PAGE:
Punishment may prevent unwanted behaviours, but you run the risk of destroying mutual trust. A sad result of punishing may be ‘learned helplessness.’ An animal gives up and becomes listless and apathetic.
With my Macaws I dare not use any sort of NR or punishment because out of doors they are free flighted. When I call them down, they must want to come to me and expect nothing but something pleasant.
As the Macaws came here as from young chicks hand reared, they transferred the trust they had in their principal carer as I finished weaning them. This wasn’t the case with Mirt, a wild caught rescue Timneh who’d been kept in a cardboard box for 8 months.
I put the traumatised bird in the aviary. She was untouchable. I went at her pace. And my goodness, it took a long time. Two years after she arrived here, she’d step up and fly to me. I cannot claim gaining trust has always worked with every bird.
With a rehomed Cockatoo who’d been left alone in a rat-infested shed and now would bite anyone who approached, I never managed to assuage his fear and gain his trust.
When it is time to put my four pet birds back into their cages at night, they comply willingly because they expect a walnut for the Macaws or an almond or a peanut for the Greys will be given – once they step onto their cage perch.
Another lesson the birds have taught me is to acknowledge that they, like me have off days. They may not want to be touched and will show that by stepping away or flying off. I won’t go after them but wait a while and request again.
Whereas dogs’ cats and babies can understand NO – Parrots don’t seem to have the word in their vocabularies.
It’s far more rewarding to ask a Parrot to DO something rather than tell him NOT to do something.
Carers who shout at their birds and generally bully them, don’t achieve the results they wished for. They blame the ‘bad bird’ instead of examining their own behaviour.
Birds show empathy for one another and for us too – if we allow them to. One of the cruellest methods of trapping wild birds is tethering a bird on the ground and when its anguished cries bring its flock members down to the ground, a net can be thrown to trap them.
Some responses my birds have taught me
I try understanding their behaviour in relation to how wild Parrots would behave. Wild Parrots are curious and clever. They develop internal maps in their heads so they can find ripe fruit or seeds in their forests.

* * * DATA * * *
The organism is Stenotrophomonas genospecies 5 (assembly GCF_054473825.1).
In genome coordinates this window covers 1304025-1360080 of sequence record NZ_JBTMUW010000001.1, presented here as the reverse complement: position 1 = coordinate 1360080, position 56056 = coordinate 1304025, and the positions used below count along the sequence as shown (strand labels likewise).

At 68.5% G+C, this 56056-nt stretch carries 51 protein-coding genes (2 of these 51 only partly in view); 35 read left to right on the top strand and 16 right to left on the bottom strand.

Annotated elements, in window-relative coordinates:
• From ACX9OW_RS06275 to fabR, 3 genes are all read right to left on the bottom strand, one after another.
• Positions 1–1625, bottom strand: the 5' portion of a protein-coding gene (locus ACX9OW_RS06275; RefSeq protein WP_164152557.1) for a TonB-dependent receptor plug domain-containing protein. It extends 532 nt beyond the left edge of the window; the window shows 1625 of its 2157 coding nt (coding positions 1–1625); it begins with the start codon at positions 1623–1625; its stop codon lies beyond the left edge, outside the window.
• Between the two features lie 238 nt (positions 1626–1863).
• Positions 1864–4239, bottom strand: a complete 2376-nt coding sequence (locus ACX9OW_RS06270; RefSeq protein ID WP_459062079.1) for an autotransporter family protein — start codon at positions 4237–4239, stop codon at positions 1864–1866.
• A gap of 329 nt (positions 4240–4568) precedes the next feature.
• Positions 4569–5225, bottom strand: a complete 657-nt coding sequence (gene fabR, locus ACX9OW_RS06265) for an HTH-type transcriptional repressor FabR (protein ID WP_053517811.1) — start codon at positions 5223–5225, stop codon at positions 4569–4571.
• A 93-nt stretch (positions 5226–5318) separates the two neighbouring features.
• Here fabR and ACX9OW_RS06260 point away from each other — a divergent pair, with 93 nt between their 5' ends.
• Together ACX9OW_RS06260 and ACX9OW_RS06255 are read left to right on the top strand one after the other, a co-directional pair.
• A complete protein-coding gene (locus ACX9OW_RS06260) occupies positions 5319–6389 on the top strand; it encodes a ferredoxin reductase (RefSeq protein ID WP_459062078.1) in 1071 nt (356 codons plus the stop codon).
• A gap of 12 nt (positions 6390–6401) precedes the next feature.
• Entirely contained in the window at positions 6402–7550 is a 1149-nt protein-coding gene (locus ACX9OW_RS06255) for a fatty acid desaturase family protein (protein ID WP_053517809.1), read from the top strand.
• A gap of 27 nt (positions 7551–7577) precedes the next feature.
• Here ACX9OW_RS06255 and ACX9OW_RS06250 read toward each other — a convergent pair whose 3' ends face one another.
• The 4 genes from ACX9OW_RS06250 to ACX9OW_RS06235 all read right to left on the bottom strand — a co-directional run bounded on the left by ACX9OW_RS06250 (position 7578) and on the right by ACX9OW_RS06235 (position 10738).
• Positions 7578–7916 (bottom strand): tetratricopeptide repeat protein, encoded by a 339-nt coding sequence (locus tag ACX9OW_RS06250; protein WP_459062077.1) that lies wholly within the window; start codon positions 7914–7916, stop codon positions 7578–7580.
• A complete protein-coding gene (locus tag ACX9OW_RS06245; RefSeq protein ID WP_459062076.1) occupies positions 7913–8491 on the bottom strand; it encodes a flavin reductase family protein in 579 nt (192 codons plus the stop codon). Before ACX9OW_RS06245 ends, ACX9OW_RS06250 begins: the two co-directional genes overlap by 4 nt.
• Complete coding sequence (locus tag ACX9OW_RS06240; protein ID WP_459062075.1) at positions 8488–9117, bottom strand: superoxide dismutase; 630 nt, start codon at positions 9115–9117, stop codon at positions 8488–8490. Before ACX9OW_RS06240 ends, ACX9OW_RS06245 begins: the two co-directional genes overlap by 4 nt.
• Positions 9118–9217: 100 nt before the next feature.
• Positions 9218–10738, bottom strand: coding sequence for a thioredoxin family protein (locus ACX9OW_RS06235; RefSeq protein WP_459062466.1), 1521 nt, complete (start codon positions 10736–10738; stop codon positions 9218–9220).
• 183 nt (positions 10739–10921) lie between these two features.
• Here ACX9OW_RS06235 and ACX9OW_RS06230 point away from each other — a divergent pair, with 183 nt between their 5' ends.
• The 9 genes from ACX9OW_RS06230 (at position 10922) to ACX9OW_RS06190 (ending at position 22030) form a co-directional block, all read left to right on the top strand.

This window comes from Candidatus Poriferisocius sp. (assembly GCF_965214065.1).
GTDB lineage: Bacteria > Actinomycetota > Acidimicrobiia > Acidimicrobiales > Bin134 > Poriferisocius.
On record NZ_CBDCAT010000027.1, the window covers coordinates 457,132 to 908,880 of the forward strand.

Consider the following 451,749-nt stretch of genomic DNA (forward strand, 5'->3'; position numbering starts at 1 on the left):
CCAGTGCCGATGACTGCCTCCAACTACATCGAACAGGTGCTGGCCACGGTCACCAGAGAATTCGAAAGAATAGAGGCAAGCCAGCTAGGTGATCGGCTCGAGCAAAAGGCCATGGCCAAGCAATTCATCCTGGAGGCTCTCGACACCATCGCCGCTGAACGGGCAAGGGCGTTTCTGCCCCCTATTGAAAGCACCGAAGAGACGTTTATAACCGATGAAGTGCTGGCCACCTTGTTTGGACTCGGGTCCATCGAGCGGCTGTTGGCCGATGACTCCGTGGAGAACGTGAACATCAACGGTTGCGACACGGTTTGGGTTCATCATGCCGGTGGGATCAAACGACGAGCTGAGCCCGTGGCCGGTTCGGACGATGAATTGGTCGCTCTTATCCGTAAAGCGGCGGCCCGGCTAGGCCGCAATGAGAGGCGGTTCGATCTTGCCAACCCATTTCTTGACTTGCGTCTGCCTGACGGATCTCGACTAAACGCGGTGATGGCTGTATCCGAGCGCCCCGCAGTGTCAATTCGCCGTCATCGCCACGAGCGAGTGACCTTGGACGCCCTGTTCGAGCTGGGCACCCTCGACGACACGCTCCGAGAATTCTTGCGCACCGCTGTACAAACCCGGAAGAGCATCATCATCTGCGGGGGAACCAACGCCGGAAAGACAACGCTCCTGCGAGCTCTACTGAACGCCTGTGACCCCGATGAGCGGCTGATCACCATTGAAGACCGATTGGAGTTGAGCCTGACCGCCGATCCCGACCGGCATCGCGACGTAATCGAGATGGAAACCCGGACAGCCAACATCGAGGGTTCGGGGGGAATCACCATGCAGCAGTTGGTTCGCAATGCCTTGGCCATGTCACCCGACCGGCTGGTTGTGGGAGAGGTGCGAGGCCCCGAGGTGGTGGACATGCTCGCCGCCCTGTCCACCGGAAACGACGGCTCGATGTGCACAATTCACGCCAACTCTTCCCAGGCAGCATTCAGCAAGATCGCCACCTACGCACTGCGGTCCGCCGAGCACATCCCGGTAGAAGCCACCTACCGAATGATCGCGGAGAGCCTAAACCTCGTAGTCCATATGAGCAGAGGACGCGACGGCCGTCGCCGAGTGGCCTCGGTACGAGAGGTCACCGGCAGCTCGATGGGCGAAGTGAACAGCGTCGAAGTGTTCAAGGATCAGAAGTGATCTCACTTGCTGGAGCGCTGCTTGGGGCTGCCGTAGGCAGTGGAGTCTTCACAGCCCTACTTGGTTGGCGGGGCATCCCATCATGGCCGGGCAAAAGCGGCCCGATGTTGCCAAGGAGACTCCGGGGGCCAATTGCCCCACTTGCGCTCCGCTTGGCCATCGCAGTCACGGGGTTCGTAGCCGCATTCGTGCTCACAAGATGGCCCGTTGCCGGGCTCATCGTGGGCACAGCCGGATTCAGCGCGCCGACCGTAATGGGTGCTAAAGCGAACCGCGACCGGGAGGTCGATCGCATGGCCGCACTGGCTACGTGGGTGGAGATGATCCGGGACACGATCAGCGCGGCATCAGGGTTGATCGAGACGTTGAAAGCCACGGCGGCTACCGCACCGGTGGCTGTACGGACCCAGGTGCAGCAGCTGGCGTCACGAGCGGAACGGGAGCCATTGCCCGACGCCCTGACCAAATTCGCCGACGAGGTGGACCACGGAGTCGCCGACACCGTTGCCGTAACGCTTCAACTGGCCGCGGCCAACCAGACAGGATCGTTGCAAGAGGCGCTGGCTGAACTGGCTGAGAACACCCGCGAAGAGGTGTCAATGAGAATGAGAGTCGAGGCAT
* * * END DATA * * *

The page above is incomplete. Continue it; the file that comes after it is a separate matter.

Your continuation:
Many species mate for life and will always remain close to their partner. In clips of wild birds, you see that unless mated, they keep a distance between themselves. You can get bitten if you invade a Parrot’s personal space. I never confront a Parrot – either one of mine or a new one – face to face.
How Mitch gained Casper’s trust
Since my husband Wal’s passing last year, I’ve let off half our large bungalow to two young men – animal lovers but with little experience of birds.
Mitch was over-confident. He went up to Casper. ‘Step up,’ he said, firmly. Casper, who needs time to acclimatise to strangers, promptly bit him. Not hard – just a warning “keep off and keep away.” (Mitch and I do not agree how hard Casper bit.) Mitch said, “Casper doesn’t like me.” I disagreed. “Let him get to know you.”
To cut a long story short, Mitch followed my instructions and simply stayed in the same room with Casper. Now some weeks later, after daily interactions, Casper happily stays on his arm and lets himself be transported to the boys’ sitting room to spend a couple of hours being admired and played with. Of course, the reward of a pistachio nut helps.
However, much I learn and observe, I recall the words of Dr Susan Friedman, one of US’s foremost exponents of behaviour science. She says, “Each bird is the study of one.”
Websites and research articles on the Internet
Alex showing his observation of objects https://www.youtube.com/watch?v=7yGOgs_UlEc
Susan Freidman’s website will engross any Parrot lover for hours –
Steve Martin, world famous trainer’s website is full of instructive helpful articles Naturalencounters,com/
Barbara Heidenreich’s website is www.goodbirdinc/com
Barbara also organizes webinars on various aspects of behaviour and these are invaluable for novice trainers
Stephanie Edlund – a young Swedish trainer provides many useful insights
Parrots in the Wild – a natural history – Toft and Wright
A Parrot for Life – Rebecca K. O’Connor
An Exploration of Avian Intelligence by Dr Nathan Emery. Ivy Press 2016
The Alex Studies – Dr Irene Pepperberg 1999